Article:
Florida police have captured three men allegedly involved in the largest credit and debit card data breach in history.
Criminal trio Tony Acreus, Jeremy A. Frazier and Timothy J. Johns were arrested Feb. 10 for their participation in a major theft ring. According to a press release from the Leon County Sheriff’s Office, the three men used credit card information stolen from the records of New Jersey-based Heartland Processing System‘s processing center to electronically encode Visa gift cards. Those gift cards were then used to make fraudulent purchases at local businesses, including several Tallahassee Wal-Marts, with the merchandise then sold for cash.
The fraudsters allegedly ran up some sizable charges. “The total actual and declined fraudulent transaction in Leon County is currently in excess of $100,000,” the press release says. “This amount is expected to be much higher as this investigation continues.”
Acreus, Frazier and Johns are likely minor players in the far-reaching Heartland fraud.
The information originally stolen from Heartland includes names, credit and debit card numbers and expiration dates. That data was snatched using malicious software installed in Heartland’s networks, although the payment processor says it does not know how the software got there, how long it was in place or how many accounts it compromised. Nevertheless, the number is probably substantial, since Heartland processes more than 100 million card payments every month. Since the breach was disclosed Jan. 20, banks across the country have had to re-issue cards that may have been compromised.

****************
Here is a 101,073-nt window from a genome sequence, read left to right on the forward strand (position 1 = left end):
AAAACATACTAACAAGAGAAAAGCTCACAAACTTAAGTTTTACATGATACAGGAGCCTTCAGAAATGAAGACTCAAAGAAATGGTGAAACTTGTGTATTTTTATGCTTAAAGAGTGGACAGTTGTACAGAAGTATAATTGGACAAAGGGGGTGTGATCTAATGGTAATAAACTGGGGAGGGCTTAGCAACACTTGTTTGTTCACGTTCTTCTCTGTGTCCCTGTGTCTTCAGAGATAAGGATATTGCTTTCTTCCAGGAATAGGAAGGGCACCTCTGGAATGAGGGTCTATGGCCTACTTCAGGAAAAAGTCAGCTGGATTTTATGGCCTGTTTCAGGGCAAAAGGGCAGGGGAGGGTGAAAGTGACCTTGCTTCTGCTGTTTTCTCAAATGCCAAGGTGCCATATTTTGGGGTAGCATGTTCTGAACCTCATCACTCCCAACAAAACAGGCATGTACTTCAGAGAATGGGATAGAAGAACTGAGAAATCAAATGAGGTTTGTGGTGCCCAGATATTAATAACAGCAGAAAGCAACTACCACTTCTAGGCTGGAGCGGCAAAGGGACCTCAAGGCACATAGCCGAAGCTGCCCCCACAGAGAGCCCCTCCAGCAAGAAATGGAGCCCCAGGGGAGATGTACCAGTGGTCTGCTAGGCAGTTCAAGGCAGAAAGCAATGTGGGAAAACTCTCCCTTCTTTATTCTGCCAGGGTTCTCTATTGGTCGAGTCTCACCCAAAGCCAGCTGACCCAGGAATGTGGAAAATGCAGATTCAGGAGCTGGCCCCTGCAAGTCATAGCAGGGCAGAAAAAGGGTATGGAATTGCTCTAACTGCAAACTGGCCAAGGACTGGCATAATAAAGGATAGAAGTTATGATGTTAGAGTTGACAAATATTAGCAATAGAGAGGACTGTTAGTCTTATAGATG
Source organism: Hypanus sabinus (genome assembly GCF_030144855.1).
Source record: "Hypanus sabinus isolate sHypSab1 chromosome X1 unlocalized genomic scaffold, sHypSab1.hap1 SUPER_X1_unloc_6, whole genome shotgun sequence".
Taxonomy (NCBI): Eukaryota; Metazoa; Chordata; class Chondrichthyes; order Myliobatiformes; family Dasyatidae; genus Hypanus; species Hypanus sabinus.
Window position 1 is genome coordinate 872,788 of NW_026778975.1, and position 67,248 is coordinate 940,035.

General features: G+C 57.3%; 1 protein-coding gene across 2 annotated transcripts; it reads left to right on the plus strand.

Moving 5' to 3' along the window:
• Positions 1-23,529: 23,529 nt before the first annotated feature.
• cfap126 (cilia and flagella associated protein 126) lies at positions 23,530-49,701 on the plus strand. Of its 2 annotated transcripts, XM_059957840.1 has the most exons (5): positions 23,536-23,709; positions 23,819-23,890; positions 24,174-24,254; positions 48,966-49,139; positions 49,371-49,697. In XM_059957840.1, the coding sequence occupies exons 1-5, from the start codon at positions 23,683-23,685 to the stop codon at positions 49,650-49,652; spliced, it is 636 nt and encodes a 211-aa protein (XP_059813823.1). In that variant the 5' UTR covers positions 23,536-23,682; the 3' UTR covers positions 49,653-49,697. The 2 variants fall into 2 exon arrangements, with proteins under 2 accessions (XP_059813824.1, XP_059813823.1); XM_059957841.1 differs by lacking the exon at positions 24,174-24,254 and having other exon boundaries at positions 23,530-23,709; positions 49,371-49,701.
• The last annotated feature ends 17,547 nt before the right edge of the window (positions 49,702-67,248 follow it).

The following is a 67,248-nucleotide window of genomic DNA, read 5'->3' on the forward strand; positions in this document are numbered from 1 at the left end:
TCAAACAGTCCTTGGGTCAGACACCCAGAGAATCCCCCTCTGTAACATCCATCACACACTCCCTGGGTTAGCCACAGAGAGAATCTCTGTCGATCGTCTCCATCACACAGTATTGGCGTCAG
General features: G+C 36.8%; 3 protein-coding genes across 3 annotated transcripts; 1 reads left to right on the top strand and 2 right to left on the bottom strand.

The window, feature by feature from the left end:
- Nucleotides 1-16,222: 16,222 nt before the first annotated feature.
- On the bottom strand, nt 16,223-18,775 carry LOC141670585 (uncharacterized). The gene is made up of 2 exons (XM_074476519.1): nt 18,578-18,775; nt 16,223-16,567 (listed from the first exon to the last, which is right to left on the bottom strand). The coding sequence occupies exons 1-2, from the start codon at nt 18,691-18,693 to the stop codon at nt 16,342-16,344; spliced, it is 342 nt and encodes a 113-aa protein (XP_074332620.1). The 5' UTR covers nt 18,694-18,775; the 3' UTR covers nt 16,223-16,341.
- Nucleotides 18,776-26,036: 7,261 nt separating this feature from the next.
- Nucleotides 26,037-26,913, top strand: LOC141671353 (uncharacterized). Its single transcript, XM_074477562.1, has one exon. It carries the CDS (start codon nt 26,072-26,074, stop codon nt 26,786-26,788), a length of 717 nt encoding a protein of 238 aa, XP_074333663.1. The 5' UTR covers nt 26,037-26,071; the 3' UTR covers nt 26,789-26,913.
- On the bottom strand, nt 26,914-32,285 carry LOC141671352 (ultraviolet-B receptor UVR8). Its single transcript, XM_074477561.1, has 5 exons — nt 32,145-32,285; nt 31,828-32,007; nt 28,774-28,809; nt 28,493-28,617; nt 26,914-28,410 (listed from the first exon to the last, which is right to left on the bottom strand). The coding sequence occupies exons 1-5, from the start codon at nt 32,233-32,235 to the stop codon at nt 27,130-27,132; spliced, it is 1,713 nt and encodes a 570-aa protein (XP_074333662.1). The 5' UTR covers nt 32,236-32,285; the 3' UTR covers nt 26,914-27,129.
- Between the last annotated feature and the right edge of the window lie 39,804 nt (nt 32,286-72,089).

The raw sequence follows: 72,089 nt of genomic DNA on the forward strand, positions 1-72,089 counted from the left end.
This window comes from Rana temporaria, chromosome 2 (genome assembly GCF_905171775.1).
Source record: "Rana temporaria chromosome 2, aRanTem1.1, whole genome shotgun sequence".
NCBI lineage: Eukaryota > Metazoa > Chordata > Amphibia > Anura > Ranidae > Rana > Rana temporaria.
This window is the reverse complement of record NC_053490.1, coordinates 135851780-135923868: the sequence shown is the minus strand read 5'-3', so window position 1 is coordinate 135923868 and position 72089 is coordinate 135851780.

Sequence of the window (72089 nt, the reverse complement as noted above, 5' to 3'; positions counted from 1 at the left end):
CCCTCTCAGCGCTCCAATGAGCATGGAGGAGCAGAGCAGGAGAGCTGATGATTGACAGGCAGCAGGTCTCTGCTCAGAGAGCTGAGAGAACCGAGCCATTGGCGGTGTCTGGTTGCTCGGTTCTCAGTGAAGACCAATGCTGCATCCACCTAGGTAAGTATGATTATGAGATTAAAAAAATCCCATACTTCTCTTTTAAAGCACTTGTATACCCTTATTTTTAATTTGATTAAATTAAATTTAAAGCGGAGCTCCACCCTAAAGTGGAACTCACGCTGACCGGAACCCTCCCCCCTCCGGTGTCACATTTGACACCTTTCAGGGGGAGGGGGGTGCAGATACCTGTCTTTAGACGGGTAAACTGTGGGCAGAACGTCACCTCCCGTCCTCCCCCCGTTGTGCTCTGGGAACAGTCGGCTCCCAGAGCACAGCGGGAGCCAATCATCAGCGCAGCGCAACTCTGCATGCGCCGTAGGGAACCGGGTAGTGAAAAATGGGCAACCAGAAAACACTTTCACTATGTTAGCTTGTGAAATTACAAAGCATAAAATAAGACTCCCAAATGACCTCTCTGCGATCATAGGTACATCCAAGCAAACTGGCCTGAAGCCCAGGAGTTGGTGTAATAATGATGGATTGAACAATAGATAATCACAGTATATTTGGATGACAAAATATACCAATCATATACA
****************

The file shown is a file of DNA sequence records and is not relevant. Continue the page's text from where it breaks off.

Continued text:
The arrest of Acreus, Frazier and Johns follows a three-month investigation in which the Leon County Sheriff’s Office, Tallahassee Police Department and the U.S. Secret Service joined forces. Police will attempt to notify cardholders who were victimized by the group.
Even as police round up criminals linked to the Heartland theft, data breaches continue: Wyndham Hotels and resorts recently announced that a hacker was able to penetrate its computer systems and steal guest credit card information. The hacker accessed and downloaded “information from several, but not all, of the other WHR properties” in order to “create a unique file containing payment card information of a small percentage of our WHR customers,” a Wyndham press release says.
The hotel chain says it has provided American Express, Visa, MasterCard and Discover with the credit card numbers for accessed accounts so the payment networks can take appropriate action.
See related: Payment processor involved in massive data breach offers few answers, Heartland Payment Systems data breach claims a victim: me, Heartland data breach aftershocks continue